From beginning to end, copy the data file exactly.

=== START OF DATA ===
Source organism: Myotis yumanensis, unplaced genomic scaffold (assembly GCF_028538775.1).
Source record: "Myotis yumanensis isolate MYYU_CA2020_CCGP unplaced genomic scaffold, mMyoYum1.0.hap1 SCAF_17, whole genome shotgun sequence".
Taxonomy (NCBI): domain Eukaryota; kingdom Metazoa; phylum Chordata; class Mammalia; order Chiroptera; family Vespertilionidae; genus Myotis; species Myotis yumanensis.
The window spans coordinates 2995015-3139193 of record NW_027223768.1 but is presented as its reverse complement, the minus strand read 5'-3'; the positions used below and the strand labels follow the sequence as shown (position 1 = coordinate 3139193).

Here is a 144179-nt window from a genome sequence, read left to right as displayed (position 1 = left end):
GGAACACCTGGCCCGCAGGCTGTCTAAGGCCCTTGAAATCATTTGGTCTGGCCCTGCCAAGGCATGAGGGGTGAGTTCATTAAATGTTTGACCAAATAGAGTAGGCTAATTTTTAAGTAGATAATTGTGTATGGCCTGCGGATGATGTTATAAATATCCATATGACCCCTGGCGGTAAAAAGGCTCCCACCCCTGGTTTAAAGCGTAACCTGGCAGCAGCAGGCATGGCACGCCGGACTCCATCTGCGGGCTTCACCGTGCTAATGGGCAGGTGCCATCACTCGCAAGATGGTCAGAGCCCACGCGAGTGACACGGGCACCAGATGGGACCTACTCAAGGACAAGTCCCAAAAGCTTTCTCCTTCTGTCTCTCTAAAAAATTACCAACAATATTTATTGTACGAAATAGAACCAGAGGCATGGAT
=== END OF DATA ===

Source organism: Myotis yumanensis, unplaced genomic scaffold (assembly GCF_028538775.1).
Source record: "Myotis yumanensis isolate MYYU_CA2020_CCGP unplaced genomic scaffold, mMyoYum1.0.hap1 SCAF_17, whole genome shotgun sequence".
Taxonomy (NCBI): domain Eukaryota; kingdom Metazoa; phylum Chordata; class Mammalia; order Chiroptera; family Vespertilionidae; genus Myotis; species Myotis yumanensis.
The window spans coordinates 2995015-3139193 of record NW_027223768.1 but is presented as its reverse complement, the minus strand read 5'-3'; the positions used below and the strand labels follow the sequence as shown (position 1 = coordinate 3139193).

Here is a 144179-nt window from a genome sequence, read left to right as displayed (position 1 = left end):
GGAACACCTGGCCCGCAGGCTGTCTAAGGCCCTTGAAATCATTTGGTCTGGCCCTGCCAAGGCATGAGGGGTGAGTTCATTAAATGTTTGACCAAATAGAGTAGGCTAATTTTTAAGTAGATAATTGTGTATGGCCTGCGGATGATGTTATAAATATCCATATGACCCCTGGCGGTAAAAAGGCTCCCACCCCTGGTTTAAAGCGTAACCTGGCAGCAGCAGGCATGGCACGCCGGACTCCATCTGCGGGCTTCACCGTGCTAATGGGCAGGTGCCATCACTCGCAAGATGGTCAGAGCCCACGCGAGTGACACGGGCACCAGATGGGACCTACTCAAGGACAAGTCCCAAAAGCTTTCTCCTTCTGTCTCTCTAAAAAATTACCAACAATATTTATTGTACGAAATAGAACCAGAGGCATGGAT